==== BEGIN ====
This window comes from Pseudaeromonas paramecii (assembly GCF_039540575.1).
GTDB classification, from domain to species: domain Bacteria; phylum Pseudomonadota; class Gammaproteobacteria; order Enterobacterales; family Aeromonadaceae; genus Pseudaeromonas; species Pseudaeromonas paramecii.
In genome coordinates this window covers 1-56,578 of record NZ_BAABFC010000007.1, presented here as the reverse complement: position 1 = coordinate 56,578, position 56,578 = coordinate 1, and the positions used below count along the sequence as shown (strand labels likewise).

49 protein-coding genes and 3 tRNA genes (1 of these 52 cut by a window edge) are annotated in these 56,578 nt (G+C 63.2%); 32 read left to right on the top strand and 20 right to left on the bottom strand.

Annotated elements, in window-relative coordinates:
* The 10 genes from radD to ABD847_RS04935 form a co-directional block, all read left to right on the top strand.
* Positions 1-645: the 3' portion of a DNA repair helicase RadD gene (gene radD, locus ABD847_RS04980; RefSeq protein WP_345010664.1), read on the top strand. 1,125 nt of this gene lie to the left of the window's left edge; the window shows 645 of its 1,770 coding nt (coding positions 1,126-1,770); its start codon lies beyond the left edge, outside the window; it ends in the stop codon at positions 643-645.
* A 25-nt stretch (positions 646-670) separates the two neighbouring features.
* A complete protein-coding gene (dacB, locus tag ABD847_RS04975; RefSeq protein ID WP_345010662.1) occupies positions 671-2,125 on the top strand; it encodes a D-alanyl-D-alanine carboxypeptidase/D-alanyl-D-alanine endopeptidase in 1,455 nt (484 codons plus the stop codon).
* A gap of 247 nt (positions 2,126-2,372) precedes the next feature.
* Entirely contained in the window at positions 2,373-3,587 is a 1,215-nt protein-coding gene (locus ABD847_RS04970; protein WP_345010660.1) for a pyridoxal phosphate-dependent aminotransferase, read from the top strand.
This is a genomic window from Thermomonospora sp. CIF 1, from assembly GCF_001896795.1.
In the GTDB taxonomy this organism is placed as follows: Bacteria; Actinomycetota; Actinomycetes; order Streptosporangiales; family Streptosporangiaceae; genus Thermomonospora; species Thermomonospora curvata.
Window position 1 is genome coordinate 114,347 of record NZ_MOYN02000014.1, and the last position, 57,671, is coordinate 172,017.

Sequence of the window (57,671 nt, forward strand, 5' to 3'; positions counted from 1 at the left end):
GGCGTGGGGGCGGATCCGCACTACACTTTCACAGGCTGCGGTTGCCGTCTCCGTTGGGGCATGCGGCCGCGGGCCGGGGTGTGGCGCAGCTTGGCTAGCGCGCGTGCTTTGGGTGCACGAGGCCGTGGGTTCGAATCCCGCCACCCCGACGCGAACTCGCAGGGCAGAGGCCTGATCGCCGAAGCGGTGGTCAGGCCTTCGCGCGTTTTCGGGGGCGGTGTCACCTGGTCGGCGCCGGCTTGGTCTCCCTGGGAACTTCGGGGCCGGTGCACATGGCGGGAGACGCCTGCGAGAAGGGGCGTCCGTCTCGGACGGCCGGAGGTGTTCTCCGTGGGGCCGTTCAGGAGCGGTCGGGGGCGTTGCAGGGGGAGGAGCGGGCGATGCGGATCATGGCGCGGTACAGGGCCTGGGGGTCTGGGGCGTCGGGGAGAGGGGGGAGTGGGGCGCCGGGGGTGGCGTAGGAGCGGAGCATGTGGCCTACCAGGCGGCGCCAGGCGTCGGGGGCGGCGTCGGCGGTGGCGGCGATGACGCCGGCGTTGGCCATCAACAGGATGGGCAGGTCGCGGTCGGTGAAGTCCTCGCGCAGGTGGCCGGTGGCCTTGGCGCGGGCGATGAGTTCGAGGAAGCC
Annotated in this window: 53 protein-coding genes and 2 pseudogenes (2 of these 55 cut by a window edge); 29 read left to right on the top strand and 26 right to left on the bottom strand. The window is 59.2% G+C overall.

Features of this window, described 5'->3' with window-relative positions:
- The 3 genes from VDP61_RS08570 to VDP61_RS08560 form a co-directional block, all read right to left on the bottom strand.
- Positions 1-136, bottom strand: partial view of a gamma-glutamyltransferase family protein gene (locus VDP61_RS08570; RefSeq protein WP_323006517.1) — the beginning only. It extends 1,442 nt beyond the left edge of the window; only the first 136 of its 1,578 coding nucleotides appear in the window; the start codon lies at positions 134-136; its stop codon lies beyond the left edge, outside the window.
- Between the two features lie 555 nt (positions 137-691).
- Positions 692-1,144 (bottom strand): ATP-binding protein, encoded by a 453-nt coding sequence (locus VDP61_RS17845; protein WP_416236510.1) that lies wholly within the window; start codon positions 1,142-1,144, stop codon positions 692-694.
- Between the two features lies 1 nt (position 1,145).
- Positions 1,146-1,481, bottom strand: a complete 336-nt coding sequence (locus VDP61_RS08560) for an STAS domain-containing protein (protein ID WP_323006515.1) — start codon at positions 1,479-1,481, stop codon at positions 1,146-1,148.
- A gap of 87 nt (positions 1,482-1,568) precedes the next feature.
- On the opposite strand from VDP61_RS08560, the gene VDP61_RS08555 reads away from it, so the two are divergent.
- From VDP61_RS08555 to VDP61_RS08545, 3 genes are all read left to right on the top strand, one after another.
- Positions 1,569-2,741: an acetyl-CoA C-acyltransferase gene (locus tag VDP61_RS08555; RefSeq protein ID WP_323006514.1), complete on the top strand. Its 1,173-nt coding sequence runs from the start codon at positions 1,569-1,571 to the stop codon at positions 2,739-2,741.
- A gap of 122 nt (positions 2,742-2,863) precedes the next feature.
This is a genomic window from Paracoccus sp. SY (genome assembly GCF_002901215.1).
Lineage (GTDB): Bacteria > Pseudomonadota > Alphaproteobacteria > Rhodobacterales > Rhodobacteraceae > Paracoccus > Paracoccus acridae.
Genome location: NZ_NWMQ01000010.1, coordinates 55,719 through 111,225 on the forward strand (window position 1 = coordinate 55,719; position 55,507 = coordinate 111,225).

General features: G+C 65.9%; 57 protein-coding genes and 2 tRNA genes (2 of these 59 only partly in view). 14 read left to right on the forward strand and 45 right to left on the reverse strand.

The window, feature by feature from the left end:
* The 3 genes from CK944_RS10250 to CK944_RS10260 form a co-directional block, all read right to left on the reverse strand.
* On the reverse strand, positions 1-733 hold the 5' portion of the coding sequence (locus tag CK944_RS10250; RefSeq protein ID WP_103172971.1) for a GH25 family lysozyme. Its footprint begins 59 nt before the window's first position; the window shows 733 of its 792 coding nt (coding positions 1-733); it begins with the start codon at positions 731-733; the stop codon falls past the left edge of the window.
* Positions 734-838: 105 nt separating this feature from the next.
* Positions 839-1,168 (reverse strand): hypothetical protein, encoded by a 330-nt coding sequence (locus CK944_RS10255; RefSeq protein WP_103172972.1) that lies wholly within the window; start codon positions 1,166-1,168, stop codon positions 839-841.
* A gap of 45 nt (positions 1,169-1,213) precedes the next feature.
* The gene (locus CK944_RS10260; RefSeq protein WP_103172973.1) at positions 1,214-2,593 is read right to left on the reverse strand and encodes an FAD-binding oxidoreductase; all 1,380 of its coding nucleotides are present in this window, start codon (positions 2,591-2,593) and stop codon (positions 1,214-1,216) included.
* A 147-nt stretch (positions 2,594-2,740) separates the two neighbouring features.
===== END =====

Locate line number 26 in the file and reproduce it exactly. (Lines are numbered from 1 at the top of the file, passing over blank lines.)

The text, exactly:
- On the opposite strand from VDP61_RS08560, the gene VDP61_RS08555 reads away from it, so the two are divergent.